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Published on November 3, 2020

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In most of the projects we build, the HTML markup provided by core just gets in the way. There is way too many wrapper divs. This can cause issues when trying to create lean markup that matches what is produced in a generated styleguide.
In this post, I’ll introduce you to the concept of bare templates, and how you can remove unnecessary markup from your Twig templates.

by
Pasan Gamage
/ 15 March 2018

In Drupal Support Service 8, a couple of themes are shipped by default to serve a common set of end user needs.
Among them are:
Bartik: A flexible, recolourable theme with many regions and a responsive, mobile-first layout.
Seven: The default administration theme for Drupal Support Service 8 was designed with clean lines, simple blocks, and sans-serif font to emphasise the tools and tasks at hand.
Stark: An intentionally plain theme with almost no styling to demonstrate default Drupal Support Service’s HTML and CSS.
Stable: A base theme. Stable theme aggregates all of the CSS from Drupal Support Service core into a single theme. Theme markup and CSS will not change so any sub-theme of Stable will know that updates will not cause it to break.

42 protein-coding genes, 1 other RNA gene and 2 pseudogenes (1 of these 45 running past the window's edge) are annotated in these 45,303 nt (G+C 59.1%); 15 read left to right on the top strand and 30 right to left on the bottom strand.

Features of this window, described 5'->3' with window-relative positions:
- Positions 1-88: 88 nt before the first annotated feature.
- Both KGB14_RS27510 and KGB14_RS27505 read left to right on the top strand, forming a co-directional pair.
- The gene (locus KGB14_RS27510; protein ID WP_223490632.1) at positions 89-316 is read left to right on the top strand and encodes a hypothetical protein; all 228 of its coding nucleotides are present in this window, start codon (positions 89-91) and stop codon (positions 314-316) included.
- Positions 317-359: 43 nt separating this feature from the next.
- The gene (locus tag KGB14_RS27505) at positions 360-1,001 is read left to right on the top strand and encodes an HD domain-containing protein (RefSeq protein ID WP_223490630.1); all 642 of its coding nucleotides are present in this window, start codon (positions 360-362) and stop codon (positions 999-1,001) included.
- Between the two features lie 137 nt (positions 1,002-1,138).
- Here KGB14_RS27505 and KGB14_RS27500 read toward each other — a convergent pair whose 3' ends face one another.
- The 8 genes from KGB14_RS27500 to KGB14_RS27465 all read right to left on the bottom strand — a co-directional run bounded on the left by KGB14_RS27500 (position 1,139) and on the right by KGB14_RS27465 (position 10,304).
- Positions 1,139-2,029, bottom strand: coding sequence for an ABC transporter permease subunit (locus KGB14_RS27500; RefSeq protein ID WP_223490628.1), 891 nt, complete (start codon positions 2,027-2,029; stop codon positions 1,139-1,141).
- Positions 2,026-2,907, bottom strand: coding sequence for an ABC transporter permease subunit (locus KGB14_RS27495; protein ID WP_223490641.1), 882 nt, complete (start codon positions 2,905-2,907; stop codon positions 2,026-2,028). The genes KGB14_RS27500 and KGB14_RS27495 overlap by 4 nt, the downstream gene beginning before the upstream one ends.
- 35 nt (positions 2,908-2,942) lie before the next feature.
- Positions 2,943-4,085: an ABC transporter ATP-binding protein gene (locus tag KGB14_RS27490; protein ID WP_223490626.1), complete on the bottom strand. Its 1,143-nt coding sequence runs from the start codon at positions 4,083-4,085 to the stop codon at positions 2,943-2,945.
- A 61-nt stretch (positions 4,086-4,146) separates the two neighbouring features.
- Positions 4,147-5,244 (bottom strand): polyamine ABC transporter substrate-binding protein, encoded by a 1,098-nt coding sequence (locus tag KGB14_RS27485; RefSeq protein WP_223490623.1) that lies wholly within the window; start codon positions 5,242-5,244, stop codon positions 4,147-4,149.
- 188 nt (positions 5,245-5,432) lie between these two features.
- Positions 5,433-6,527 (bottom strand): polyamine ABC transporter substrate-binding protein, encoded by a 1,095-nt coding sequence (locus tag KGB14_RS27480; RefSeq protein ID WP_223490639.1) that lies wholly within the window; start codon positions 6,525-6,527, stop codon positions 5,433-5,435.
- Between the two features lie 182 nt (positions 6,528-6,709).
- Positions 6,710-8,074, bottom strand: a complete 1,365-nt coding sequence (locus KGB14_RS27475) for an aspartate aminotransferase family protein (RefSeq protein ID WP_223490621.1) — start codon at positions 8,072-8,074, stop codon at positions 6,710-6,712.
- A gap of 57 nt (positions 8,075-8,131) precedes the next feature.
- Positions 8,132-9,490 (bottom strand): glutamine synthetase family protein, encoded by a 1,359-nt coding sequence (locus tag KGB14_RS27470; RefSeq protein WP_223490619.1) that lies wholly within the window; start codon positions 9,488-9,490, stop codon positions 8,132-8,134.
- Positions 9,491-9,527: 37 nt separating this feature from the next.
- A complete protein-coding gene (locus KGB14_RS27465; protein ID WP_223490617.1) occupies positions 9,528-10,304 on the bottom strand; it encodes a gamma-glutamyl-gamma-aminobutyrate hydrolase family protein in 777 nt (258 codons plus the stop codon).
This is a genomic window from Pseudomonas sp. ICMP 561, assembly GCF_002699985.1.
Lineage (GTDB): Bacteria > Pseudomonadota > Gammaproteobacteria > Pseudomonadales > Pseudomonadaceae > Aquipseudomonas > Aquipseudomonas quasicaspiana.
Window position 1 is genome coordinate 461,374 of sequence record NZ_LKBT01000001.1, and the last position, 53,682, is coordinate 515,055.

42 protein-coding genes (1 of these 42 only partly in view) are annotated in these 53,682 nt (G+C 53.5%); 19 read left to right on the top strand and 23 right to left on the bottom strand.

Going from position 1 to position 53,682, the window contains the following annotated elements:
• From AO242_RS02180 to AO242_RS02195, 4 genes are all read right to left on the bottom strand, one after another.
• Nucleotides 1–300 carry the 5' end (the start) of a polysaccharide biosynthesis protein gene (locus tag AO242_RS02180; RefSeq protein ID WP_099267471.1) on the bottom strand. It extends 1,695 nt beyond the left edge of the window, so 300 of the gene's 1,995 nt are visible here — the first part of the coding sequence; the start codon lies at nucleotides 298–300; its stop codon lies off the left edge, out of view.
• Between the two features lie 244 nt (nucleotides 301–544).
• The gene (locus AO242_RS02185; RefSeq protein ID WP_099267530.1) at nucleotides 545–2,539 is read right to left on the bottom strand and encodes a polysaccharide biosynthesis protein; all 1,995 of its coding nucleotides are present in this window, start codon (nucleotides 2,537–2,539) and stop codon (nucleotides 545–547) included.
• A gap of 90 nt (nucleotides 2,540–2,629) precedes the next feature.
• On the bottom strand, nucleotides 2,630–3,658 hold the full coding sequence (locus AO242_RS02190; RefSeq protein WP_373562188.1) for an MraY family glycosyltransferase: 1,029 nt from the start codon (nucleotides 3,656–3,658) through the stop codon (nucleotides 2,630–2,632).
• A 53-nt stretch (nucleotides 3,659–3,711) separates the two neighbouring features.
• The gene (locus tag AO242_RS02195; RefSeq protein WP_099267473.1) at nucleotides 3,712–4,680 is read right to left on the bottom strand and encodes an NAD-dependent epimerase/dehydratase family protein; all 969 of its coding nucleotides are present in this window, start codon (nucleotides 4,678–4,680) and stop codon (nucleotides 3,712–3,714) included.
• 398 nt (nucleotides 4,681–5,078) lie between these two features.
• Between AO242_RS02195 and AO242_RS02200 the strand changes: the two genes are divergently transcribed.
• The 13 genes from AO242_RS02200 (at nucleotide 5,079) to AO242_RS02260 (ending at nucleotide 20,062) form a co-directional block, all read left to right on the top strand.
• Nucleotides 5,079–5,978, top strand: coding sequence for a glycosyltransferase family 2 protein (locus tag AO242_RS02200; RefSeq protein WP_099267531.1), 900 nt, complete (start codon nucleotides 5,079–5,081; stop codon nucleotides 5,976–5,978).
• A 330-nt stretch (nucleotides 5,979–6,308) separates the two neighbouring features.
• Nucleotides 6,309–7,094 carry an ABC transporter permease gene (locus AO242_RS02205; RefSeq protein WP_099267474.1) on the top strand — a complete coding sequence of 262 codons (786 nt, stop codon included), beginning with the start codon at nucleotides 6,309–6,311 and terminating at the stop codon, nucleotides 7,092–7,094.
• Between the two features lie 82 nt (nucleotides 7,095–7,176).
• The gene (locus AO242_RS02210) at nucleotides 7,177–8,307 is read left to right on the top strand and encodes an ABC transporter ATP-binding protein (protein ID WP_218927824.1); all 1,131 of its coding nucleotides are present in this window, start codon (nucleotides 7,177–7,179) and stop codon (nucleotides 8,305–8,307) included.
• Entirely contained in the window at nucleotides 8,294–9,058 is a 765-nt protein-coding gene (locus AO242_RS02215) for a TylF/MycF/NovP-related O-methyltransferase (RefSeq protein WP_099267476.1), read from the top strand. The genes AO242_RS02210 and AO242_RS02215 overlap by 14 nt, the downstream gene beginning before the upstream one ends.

Classy: A sub-theme of Stable. Theme designed with lot of markups for beginner themers.
But in an actual business scenario the requirements and expectations of a client towards the look and feel of the website is far more distinct than the themes that are provided in Drupal Support Service core.
When building your site based upon one of these themes it is common to face issues with templating during the frontend implementation phase. Quite often the default suggested templates for blocks, nodes, fields etc. contain HTML wrapper divs that your style guide doesn’t require.
Usually the most effective way is to build themes using the Stable theme. In Stable, the theme markup and CSS are fixed between any new Drupal Support Service core releases making any sub-theme to less likely to break on a Drupal Support Service core update. It also uses the verbose field template support for debugging.